Record #:
34689
Author(s):
Abstract:
A hurricane struck the North Carolina coast in 1750, wreaking havoc on various vessels and coastal communities. During the storm, five Spanish vessels including the Nuestra Senora de Solidad were wrecked near Currituck Inlet, Drum Inlet, and Topsail Inlet. Other vessels were reported sunk at Cape Hatteras, and Ocracoke. In many instances, the cargoes were brought to shore and the crews sought aid from colonists in Norfolk, Virginia.
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The Researcher (NoCar F 262 C23 R47), Vol. 19 Issue 2, Winter 2003, p10-11, il
Record #:
34709
Author(s):
Abstract:
In early November 1861, French Man-of-War PRONY was stranded near Ocracoke Inlet. Catching sight of the vessel, the master of USS UNDERWRITER sent message they would provide aid. Unable to reach the vessel, however, UNDERWRITER retreated leaving PRONY vulnerable to attack. Confederate forces arrived on the scene and instead of attacking, offered assistance. While PRONY was not rescued, the crew were taken onboard CSS CURLEW and brought to New Bern.
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Record #:
34740
Author(s):
Abstract:
In January 1862, the Irish ship YORK wrecked near Bogue Inlet. USS ALBATROSS was patrolling the coast at the time, and discovered the vessel unloading its cargo with help from Confederate troops. Historic sources indicate another vessel was also on shore at the time, leading the commander of USS ALBATROSS to suggest the vessels were wrecked by Confederate sources. Contemporary Confederate accounts indicate there was an interest in salvaging iron from both vessels. The crews were taken and imprisoned at Fort Macon.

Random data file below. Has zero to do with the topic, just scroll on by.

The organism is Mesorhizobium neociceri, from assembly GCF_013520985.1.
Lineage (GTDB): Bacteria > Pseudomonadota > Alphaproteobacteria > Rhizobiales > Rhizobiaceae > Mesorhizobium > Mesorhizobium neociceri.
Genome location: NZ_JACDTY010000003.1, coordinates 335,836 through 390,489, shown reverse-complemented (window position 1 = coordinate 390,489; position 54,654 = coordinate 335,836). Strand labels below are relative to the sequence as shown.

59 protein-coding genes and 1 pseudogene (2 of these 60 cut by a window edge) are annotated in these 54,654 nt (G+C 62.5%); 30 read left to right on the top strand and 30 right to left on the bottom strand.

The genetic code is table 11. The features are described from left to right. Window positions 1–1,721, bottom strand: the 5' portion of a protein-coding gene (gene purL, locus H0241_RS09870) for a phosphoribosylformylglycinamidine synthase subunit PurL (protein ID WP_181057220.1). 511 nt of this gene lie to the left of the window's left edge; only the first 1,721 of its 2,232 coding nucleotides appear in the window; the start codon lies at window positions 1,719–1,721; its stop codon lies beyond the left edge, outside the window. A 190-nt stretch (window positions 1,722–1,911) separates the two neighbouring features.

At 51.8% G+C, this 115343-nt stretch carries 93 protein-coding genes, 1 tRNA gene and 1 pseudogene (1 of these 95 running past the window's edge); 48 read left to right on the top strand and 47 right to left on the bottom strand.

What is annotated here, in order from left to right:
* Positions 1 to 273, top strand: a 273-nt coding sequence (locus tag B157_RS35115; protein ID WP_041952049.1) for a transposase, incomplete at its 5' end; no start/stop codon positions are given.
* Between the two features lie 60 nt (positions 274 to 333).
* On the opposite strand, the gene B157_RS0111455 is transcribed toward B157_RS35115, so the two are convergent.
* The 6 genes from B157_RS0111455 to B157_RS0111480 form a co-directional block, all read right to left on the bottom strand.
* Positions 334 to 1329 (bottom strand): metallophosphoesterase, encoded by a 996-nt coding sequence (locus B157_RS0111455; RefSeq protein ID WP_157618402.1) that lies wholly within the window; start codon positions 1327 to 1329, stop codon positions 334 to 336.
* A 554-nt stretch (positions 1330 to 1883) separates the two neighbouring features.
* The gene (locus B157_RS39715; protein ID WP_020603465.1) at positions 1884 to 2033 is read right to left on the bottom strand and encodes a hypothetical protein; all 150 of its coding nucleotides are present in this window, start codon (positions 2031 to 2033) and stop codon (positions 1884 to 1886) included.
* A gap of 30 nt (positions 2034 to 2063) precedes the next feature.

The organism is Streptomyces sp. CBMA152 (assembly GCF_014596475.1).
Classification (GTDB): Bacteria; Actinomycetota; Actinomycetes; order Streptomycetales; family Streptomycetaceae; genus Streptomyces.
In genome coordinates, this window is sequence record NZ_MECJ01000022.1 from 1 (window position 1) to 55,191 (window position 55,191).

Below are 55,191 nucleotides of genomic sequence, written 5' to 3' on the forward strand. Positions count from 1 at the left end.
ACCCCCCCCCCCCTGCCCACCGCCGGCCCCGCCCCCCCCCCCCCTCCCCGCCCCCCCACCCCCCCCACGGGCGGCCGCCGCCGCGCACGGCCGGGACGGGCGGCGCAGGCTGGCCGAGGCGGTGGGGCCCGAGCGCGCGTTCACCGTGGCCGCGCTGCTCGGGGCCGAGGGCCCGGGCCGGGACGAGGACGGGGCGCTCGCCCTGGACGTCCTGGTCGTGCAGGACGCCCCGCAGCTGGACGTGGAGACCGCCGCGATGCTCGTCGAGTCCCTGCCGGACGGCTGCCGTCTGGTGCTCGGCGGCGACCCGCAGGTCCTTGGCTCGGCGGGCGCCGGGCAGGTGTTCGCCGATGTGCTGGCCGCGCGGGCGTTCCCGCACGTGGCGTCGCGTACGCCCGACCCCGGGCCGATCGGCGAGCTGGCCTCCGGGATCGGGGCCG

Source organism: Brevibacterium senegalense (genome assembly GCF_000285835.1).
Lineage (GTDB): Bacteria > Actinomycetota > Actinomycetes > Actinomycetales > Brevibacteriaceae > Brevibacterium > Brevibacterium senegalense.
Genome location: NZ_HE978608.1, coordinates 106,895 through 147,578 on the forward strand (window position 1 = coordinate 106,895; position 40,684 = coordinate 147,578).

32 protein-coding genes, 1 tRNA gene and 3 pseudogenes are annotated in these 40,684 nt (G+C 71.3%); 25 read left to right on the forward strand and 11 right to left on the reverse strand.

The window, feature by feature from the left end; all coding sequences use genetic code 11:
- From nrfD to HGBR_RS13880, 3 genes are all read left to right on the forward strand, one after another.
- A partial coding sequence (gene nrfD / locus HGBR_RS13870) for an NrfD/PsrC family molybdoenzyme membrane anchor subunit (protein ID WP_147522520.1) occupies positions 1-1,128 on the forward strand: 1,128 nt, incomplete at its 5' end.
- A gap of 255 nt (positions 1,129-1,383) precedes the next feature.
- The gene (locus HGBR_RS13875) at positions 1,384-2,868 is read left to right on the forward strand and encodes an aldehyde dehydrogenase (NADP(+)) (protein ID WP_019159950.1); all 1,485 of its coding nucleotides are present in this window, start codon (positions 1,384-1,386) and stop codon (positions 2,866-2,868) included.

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The Researcher (NoCar F 262 C23 R47), Vol. 21 Issue 2, Fall-Winter 2005, p15, il
Record #:
34744
Author(s):
Abstract:
In February 1862, two Beaufort residents successfully ran the Union blockade of Beaufort on board the CSS NASHVILLE. Used for transporting goods, NASHVILLE would continue to serve as a blockade runner for Confederate forces. In March, NASHVILLE transported arms and munitions across the blockade at the Cape Fear River; sailed into Nassau, and successfully bypassed Union sailors at the port of Georgetown, South Carolina.
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The Researcher (NoCar F 262 C23 R47), Vol. 22 Issue 1, Spring/Summer 2006, p5-6, il
Record #:
34755
Author(s):
Abstract:
During the Second World War, government contracts and employment greatly increased the standard of living in the communities of Sea Level, Atlantic, and Cherry Point. As household goods and staples were rationed, some families decided to invest in real estate, moving to Pine Ridge. The author recalls one man, Mr. Denard, deciding to move his entire house to the burgeoning community. Using heavy cables, the house was lifted onto rollers and carted off.
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Record #:
34753
Author(s):
Abstract:
In April 1864, Confederate forces attached the Cape Lookout Lighthouse. The subsequent reports stated both lighthouses at Cape Lookout were destroyed “so they can never be repaired again.” This, in fact, was not the case. The older 1812 lighthouse had been damaged but was not in use during the time of the attack. The newer lighthouse, built 1859, had only suffered damage to the lens and stairs. Within a short time, the 1859 light was returned to working order.
Source:
The Researcher (NoCar F 262 C23 R47), Vol. 22 Issue 2, Fall-Winter 2006, p11, il
Record #:
35020
Author(s):
Abstract:
The third in a series of relatively unknown oceanic escapades that took place during the early Civil War focused on the maritime blockades by Beaufort natives Captain John Beveridge and Josiah Pender, as well as Harker’s Island natives Matthew Goodring and Lieutenant Whittle. While in command of the CSS Nashville, Beveridge and Pender successfully executed four blockades in 1862. That same year, Goodring and Whittle had one successful blockade.